And the idea was to take in - the way the bank actually worked was that it would take in depositors' money and loan that money out to the wealthy businessman in Afghanistan so they could jumpstart whatever other businesses or projects they had going. So Mahmoud used Kabul Bank to help finance a cement plant that he owned. He used the money for other business ventures in Afghanistan and that was common. The vice president's brother did the same thing, and several of the most prominent important Afghan businessmen used this bank in that way. And the bank ultimately came crashing down. And he was caught up in the repercussions of that.

DAVIES: So Mahmoud Karzai, the president's brother comes, makes a fortune on a variety of deals some of them enveloped in scandal. Let's talk about one other brother Ahmed Wali Karzai. He is in some ways the most interesting. Tell us about him.

PARTLOW: Yeah. He was an amazing figure. He was, in some ways, the most powerful of the Karzai brothers. He had been alongside the president early on. He had moved to Kandahar at the beginning of the war. He had worked closely with the U.S. Special Forces, with the CIA as they're setting up their bases in Kandahar to...

DAVIES: And let's just explain. Kandahar is a southern province which is the kind of ancestral home of the Karzai family, right?

PARTLOW: Right. Yeah. He had moved to Kandahar which was the ancestral home of the Taliban and was the - also the hometown of the Karzai family. And it was the place where both the Taliban and the U.S. military really fought for control over the course of the war. He had moved there with President Karzai in the first days after the Taliban were pushed from power. And he worked closely with the CIA and the U.S. Special Forces. He was the - a right-hand man for them to find fighters to join their militias that would work with the CIA to pursue Taliban targets. He was constantly providing intelligence. He was on the CIA payroll for the duration of his life more than a decade in the war.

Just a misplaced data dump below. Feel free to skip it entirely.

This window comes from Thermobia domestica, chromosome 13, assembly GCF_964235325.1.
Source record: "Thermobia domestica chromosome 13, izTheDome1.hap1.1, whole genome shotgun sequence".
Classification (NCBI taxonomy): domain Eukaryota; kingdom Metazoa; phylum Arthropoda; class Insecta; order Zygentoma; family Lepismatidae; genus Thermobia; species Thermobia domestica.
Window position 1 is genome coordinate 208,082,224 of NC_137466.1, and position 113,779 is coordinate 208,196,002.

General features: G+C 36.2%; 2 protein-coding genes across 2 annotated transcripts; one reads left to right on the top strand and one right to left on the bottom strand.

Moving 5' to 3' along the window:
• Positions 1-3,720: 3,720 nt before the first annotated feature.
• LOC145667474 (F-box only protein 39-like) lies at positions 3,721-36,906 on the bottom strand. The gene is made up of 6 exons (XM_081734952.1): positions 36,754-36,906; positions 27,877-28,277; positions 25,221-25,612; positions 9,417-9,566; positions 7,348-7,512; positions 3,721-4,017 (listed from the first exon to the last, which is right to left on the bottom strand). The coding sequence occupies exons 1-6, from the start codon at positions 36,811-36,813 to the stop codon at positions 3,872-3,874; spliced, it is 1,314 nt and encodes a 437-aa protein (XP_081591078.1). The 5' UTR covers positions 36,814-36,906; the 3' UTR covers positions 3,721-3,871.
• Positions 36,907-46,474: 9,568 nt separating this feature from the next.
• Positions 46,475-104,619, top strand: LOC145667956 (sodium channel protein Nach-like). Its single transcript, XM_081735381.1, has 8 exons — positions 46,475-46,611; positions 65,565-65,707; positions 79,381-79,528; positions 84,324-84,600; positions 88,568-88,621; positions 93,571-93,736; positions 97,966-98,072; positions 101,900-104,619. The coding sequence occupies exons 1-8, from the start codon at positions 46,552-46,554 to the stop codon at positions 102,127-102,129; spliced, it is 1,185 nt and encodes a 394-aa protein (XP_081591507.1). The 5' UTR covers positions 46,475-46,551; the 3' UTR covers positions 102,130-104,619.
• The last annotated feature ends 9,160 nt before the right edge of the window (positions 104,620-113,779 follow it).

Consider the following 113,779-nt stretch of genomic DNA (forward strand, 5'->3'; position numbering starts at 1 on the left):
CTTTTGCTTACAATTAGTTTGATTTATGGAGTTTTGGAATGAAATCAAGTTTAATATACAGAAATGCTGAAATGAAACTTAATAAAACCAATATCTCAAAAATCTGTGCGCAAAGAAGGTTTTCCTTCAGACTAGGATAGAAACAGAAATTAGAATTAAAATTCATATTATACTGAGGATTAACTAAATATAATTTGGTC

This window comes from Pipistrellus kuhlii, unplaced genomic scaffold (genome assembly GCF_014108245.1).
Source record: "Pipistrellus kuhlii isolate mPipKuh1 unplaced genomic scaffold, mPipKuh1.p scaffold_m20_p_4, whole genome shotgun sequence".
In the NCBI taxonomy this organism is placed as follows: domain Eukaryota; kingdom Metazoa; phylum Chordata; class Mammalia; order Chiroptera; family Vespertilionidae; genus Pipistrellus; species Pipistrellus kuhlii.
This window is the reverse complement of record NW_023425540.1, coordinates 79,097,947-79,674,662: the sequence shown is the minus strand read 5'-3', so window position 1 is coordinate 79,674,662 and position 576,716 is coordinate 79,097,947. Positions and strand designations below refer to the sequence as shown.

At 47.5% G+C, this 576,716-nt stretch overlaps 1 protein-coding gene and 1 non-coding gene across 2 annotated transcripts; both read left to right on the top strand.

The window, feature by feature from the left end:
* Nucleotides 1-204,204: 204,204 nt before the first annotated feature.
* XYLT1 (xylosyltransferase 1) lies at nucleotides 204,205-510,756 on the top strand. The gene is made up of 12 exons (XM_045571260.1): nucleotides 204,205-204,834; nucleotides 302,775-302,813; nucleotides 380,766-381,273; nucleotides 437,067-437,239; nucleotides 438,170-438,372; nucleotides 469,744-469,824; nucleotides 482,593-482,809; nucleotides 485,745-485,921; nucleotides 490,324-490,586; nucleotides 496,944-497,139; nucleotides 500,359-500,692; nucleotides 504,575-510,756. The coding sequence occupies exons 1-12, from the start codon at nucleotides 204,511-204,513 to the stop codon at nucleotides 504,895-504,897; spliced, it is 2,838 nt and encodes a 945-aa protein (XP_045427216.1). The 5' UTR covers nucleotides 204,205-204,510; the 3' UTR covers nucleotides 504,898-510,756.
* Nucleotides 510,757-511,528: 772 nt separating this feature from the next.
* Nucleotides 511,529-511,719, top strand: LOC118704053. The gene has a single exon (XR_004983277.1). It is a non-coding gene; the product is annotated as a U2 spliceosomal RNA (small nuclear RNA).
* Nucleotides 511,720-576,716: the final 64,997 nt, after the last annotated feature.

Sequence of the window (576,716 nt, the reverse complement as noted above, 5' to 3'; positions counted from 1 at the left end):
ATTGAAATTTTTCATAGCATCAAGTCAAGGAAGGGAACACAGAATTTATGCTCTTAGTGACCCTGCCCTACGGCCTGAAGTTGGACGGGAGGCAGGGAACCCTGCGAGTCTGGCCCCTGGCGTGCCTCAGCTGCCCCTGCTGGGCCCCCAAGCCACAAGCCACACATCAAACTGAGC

At the same time, Ahmed Wali was at the center of allegations about being in control of a drug empire in Kandahar. He was accused of being the kingpin figure who presided over a vast heroin-shipping operation in Afghanistan and using that money to bolster the president's political popularity or pay off friends and rivals.

So when I was in Afghanistan that question about whether he was our friend or our enemy was central for the U.S. military and a lot of effort was spent investigating his personal life, his business life to try to find evidence that he was involved in the drug trade and that there would be justification for kicking him out of Afghanistan.